I reflect in this essay on the significance of Bijaya, a celebration of divine victory that concludes the Bengali religious Fall festival of Durga Puja. I examine what it means to frequently prostrate before the notion of the age-worn dictum of "The Triumph of Good Over Evil." I attempt to show that this dictum, while essentially well-intended, is fraught with the potential for abuse and intentional misinterpretation.
(7 comments) Sunday, July 8, 2012 A translation and interpretation of Rabindranath Tagore's poem, Africa
I present here a translation and interpretation by this author of the magnificent poem, Africa, by Rabindranath Tagore, and its implications for a world that continues to be ravaged by "civilization's barbaric greed," as Tagore portrays the obscene savagery inflicted upon Africa and its inhabitants. Tagore's indictment continues to be just as relevant to all occupations and mass-murders going on even as I write.
(2 comments) Friday, June 1, 2012 A Poet's Protest: An Address by W.S. Merwin at SUNY, Buffalo, October 1970
I present here an old speech by U.S. Poet Laureate W.S. Merwin from 1970, in which he eloquently protested an unreasonable insistence in a University setting to sign a politically-motivated pledge of allegiance, which, in his mind, had nothing to do with reading poetry. The truth he outlines, is profound and applied universally to this day. In fact, I would say it applies even more so today.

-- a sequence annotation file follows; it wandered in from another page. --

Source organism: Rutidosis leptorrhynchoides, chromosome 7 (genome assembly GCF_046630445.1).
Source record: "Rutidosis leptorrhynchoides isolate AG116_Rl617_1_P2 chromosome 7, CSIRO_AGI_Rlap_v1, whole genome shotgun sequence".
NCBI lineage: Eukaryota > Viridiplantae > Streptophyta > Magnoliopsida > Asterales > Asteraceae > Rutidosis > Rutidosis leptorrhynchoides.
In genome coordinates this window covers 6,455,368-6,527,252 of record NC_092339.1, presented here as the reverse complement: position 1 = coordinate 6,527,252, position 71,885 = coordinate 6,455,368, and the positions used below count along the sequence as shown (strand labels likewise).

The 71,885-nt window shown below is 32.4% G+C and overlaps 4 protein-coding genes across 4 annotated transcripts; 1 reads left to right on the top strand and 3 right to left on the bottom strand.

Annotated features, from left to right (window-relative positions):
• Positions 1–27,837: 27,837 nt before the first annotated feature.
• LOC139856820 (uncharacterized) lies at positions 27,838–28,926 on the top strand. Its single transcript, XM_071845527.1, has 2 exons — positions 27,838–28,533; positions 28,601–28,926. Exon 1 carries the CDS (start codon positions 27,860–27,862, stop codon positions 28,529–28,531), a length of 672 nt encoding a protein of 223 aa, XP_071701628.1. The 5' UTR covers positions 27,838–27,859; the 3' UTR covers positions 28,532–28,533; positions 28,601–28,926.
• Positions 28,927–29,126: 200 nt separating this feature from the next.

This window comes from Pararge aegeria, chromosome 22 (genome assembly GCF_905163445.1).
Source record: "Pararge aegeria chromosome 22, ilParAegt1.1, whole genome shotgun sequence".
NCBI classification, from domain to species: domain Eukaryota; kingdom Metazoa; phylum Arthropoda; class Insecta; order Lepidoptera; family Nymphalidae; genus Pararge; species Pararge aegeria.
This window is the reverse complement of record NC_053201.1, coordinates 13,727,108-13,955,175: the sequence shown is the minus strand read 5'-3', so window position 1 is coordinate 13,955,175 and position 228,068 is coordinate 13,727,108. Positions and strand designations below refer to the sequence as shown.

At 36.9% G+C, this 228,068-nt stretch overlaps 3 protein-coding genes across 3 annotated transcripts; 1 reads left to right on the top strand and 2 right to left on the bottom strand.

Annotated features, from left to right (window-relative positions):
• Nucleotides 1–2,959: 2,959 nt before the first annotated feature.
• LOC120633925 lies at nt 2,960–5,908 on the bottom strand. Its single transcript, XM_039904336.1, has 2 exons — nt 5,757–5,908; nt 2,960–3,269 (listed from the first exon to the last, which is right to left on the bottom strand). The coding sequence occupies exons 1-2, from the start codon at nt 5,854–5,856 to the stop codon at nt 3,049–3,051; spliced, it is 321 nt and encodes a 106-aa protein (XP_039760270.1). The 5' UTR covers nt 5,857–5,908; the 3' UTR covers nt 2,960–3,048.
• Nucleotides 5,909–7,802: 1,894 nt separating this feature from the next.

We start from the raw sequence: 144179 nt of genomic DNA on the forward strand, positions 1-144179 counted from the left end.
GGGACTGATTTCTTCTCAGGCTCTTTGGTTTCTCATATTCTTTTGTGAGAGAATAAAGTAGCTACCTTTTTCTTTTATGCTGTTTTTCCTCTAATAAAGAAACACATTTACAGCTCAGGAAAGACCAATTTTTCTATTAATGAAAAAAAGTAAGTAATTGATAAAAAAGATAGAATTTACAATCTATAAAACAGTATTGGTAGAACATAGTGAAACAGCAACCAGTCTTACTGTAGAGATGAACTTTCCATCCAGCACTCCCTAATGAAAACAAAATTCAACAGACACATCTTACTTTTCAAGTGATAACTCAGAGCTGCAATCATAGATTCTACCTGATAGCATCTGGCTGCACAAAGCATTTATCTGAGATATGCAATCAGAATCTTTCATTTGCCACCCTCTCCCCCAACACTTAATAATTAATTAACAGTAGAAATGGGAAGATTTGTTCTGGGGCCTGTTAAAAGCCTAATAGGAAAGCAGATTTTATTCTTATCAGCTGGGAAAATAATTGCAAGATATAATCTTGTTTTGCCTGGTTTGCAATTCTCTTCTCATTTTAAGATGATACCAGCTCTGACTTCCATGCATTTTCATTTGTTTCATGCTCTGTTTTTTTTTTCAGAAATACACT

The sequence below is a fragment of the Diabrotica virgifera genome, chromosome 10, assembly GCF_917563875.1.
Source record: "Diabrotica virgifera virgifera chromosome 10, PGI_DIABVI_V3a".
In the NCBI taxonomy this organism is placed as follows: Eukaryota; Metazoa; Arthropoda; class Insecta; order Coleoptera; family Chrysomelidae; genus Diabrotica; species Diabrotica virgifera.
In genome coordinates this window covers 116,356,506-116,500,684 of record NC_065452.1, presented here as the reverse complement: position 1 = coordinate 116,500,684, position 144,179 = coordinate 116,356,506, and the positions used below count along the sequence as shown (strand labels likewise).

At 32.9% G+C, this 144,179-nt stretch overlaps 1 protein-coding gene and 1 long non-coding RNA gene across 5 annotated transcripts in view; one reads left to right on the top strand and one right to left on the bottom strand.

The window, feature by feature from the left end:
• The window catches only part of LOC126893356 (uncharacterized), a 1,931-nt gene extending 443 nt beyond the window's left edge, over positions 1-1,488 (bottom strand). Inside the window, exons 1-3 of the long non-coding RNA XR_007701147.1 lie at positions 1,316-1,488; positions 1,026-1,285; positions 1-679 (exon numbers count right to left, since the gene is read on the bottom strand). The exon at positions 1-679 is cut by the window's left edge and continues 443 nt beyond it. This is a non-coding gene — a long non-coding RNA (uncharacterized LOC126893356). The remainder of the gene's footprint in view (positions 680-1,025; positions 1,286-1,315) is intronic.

(8 comments) Monday, April 9, 2012 The Grotesque Scourge of Drones- Soulless Meghnads of the Sky
I have long wanted to write about the Drone, a ghastly tool for targeted extra-judicial killing in the hands of the 1%, the 1% that controls the War Industry. In the past week or two, I have at least become aware of a few gentle and cvaring souls that have started to write about, and campaign against these frightening, faceless killer weapons. In recognizing the work by Nick Mottern and others, I submit this article.
Thursday, February 16, 2012 American Platitudes on Democracy and Human Rights- an Exercise in Vacuousness
This is a short response that was sent to Paul Craig Roberts' website upon my reading of his outstanding essay (which appeared in Counterpunch February 15th, 2012) on Barack Obama supposedly chiding China on human rights, and the irony/outrage inherent in such double-faced piety.
(5 comments) Sunday, October 30, 2011 In The League Of Howard Zinn, Studs Terkel, Kurt Vonnegut, Gore Vidal - America's Vanishing Sentinels
I describe herein my sense that America today is greatly lacking thinkers and intellectuals with vision and sensitivity that can stir the national imagination. Mental lightweights populate shows like Charlie Rose. This essay harkens back to some of the prominent thinkers and visionaries (such as Howard Zinn and Kurt Vonnegut) that were already advanced in age within the past 30 years, and many are no longer with us.